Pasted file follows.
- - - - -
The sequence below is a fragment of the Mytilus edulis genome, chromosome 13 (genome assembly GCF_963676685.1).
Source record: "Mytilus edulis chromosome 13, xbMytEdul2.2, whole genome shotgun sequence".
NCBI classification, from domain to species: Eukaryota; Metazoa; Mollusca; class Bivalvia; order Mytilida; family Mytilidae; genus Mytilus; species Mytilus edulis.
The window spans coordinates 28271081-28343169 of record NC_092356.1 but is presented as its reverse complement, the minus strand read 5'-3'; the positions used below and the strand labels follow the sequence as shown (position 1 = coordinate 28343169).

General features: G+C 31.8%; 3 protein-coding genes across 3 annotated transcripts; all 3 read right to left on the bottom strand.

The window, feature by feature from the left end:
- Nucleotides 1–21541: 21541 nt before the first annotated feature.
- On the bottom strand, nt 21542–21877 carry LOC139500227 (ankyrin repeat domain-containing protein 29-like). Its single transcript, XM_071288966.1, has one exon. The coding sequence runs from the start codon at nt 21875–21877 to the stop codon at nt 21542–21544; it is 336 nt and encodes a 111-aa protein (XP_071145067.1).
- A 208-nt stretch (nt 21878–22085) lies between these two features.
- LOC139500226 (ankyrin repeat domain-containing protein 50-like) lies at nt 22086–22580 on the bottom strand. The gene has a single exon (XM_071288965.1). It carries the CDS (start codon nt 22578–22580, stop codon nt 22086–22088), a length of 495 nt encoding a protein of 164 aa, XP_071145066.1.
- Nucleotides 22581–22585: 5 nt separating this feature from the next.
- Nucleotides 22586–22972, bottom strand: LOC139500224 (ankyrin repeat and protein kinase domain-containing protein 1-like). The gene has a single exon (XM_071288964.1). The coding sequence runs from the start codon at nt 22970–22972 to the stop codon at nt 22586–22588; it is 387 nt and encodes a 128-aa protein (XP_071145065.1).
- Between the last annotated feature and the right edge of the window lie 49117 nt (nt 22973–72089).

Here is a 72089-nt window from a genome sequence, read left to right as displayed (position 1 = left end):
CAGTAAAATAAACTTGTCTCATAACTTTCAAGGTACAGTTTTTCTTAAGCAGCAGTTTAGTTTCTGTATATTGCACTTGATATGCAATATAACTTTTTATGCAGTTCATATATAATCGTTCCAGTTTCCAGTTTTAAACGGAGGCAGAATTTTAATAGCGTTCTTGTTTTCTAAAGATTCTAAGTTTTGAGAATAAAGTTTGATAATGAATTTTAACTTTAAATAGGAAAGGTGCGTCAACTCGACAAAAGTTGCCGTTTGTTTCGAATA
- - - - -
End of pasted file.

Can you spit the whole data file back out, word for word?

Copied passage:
The sequence below is a fragment of the Mytilus edulis genome, chromosome 13 (genome assembly GCF_963676685.1).
Source record: "Mytilus edulis chromosome 13, xbMytEdul2.2, whole genome shotgun sequence".
NCBI classification, from domain to species: Eukaryota; Metazoa; Mollusca; class Bivalvia; order Mytilida; family Mytilidae; genus Mytilus; species Mytilus edulis.
The window spans coordinates 28271081-28343169 of record NC_092356.1 but is presented as its reverse complement, the minus strand read 5'-3'; the positions used below and the strand labels follow the sequence as shown (position 1 = coordinate 28343169).

General features: G+C 31.8%; 3 protein-coding genes across 3 annotated transcripts; all 3 read right to left on the bottom strand.

The window, feature by feature from the left end:
- Nucleotides 1–21541: 21541 nt before the first annotated feature.
- On the bottom strand, nt 21542–21877 carry LOC139500227 (ankyrin repeat domain-containing protein 29-like). Its single transcript, XM_071288966.1, has one exon. The coding sequence runs from the start codon at nt 21875–21877 to the stop codon at nt 21542–21544; it is 336 nt and encodes a 111-aa protein (XP_071145067.1).
- A 208-nt stretch (nt 21878–22085) lies between these two features.
- LOC139500226 (ankyrin repeat domain-containing protein 50-like) lies at nt 22086–22580 on the bottom strand. The gene has a single exon (XM_071288965.1). It carries the CDS (start codon nt 22578–22580, stop codon nt 22086–22088), a length of 495 nt encoding a protein of 164 aa, XP_071145066.1.
- Nucleotides 22581–22585: 5 nt separating this feature from the next.
- Nucleotides 22586–22972, bottom strand: LOC139500224 (ankyrin repeat and protein kinase domain-containing protein 1-like). The gene has a single exon (XM_071288964.1). The coding sequence runs from the start codon at nt 22970–22972 to the stop codon at nt 22586–22588; it is 387 nt and encodes a 128-aa protein (XP_071145065.1).
- Between the last annotated feature and the right edge of the window lie 49117 nt (nt 22973–72089).

Here is a 72089-nt window from a genome sequence, read left to right as displayed (position 1 = left end):
CAGTAAAATAAACTTGTCTCATAACTTTCAAGGTACAGTTTTTCTTAAGCAGCAGTTTAGTTTCTGTATATTGCACTTGATATGCAATATAACTTTTTATGCAGTTCATATATAATCGTTCCAGTTTCCAGTTTTAAACGGAGGCAGAATTTTAATAGCGTTCTTGTTTTCTAAAGATTCTAAGTTTTGAGAATAAAGTTTGATAATGAATTTTAACTTTAAATAGGAAAGGTGCGTCAACTCGACAAAAGTTGCCGTTTGTTTCGAATA